Because of Anna’s strong character, she drew the attention of a young girl in Red Cloud, who name was Willa – Willa Cather to be exact. As Willa observed Anna’s daily life she took note and in later years, turned Anna’s seemingly uneventful life into the much-loved American novel, My Antonia. The character of Antonia in Willa Cather’s book in real life was Anna Sadilek Pavelka.

Anna teaches all of us the great lesson that no one is commonplace and that everyone can offer something to the world by the life they live. She also opens our minds to the fact that history is everywhere around us and sometimes we just need to take a deeper look to find it. 

Friday, April 1, 2011

In Exchange for a Homemade Apple Pie

My husband recently met some older folks in a nearby city and invited me to come back with him for a visit.  He suggested I make a homemade apple pie for them in exchange for an evening hearing about their lives.  As we approached their home it was growing dark but we found our way to the driveway and to the back porch, where they had the light on because they knew we were coming.  Their house showed signs of wear but as we were welcomed into the dimly lit kitchen, they greeted us warmly, and looked delighted at the pie I offered them. They promptly invited us to come in and talk with them.

The older fellow had been an ocean fisherman for decades.  He told tales of sailing out so far that he could not see land.  He described being on his boat alone and carefully watching storm patterns.  He had a twinkle in his eye when he told of his son and then ten years later his daughter, meeting him on the dock after school and spending the afternoons and evenings out on the boat with him.  Ocean fishing was seasonal, so to make ends meet he had a job closer to home in the winter months.  He worked at a nearby factory where he watched seeds on a conveyer belt and picked out any foreign objects as they passed by.  I could not help but think of how tedious that job would be, especially after fishing the ocean for months being tossed on the unpredictable waves.

The couple talked about the house we were visiting in that evening and stories of the very room we sat in.  This had been the old fellows house in his growing up years.  He told us that the room behind us had been where he, his parents and brother all slept.  Then the small room to the left of where we were seated had been the quarters of the four hired men who helped work their land.  This kind man had been born about a block up the street at the location of the original homestead.  The land he had lived on his entire life had been given to his great grandfather by the United States government during the time they gave 640 acres to anyone willing to live on and farm the land.  What a heritage.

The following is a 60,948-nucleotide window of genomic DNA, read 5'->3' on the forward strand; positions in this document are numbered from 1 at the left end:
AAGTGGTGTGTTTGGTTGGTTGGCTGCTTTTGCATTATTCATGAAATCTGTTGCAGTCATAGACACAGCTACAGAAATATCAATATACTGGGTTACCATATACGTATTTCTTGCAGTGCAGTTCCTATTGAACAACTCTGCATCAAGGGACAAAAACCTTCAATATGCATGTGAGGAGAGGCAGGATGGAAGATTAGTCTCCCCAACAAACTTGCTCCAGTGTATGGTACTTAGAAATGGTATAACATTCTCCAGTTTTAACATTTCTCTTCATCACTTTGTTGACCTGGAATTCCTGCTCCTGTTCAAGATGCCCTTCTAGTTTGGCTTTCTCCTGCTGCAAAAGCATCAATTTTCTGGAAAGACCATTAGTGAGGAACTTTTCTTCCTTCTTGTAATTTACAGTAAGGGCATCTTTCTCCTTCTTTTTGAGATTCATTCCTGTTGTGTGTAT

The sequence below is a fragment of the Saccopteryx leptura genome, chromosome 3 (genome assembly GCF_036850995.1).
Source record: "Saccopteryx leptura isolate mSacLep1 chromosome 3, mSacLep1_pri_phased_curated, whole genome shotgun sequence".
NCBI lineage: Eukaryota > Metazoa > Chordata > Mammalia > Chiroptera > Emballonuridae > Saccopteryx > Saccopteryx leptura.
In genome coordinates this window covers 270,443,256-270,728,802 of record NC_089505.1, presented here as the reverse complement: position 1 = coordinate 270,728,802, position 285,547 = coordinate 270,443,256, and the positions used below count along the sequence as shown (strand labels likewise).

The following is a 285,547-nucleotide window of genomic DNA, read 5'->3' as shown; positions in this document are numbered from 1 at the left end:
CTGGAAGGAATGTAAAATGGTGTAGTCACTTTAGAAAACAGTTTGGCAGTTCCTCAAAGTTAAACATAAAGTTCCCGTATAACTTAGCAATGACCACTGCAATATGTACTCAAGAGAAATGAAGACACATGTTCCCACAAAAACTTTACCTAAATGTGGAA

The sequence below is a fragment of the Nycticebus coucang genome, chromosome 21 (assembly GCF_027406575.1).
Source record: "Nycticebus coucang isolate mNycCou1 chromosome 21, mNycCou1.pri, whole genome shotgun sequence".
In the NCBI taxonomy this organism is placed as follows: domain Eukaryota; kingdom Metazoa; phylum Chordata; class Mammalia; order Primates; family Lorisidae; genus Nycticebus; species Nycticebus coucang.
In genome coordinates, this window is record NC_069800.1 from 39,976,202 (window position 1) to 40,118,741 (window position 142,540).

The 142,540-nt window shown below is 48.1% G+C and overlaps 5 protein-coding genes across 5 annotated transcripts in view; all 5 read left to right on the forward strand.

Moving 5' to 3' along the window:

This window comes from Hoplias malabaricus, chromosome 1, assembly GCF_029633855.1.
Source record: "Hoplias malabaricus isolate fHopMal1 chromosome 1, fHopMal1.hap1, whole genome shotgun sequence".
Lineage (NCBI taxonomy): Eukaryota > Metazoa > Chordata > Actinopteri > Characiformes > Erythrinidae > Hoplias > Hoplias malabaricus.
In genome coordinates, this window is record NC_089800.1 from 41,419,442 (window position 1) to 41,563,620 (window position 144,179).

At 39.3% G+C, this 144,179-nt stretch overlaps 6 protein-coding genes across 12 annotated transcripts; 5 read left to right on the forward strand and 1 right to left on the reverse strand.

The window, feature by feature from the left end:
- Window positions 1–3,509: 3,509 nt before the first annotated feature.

I found that he was a fisherman from the beginning as he shared stories of fishing in the creek that ran near the place we were.  As a boy, one of his jobs was to catch the baby mice that ran out from under the haystacks in the middle of the field.  As the stacks were being moved, he was right there to grab the mice by the tail after which he put them in a jar.  Later on, when the haying was done, he and his cousins would go to the stream that twisted through the family land, carrying their fishing poles and mice, still scurrying about in a glass, to catch some fish.  They attached these small, live mice onto their fishing poles with rubber bands and used them to catch bass.  I had never heard of this fishing technique or of anyone being able to catch a mouse by the tail with bare hands.

This old fisherman had a respect for the land and what it could realistically produce.  He told of fishing most morning in the creek near their home with his grandfather in the summer.  He described that every day they would catch two bass, whether they caught them early in the day or if it took all day long, they always caught two and then went home.  He said after years of this practice, he finally realized why his grandfather only let him catch two a day. It was because if they caught more than that, the creek would be fished out and they would loose that supply of protein to their diet.  During the depression when these bass were their main source of protein, they sometimes supplemented their diet with spam.

Because of his life on the waters, this aged fisherman learned to appreciate the checks and balances of nature.  He learned that paper mills upstream could pollute their creek water although miles away.  He learned that he had to sail out into the ocean further and further each year to be able to catch as many fish as he had the previous year because they areas closer to the shore were being fished out and the increase in pollutants found in the water had killed off some of the fish.  He also learned to use what was available to him and his family, when it was obtainable; to save whatever they could for leaner times.

That day had been a busy one for me and I ended up spending a lot of my time making the apple pie I gave our new friends.  I do not regret it however, as it was worth every minute because of the lively stories I heard in return and the witnessing of history before my eyes.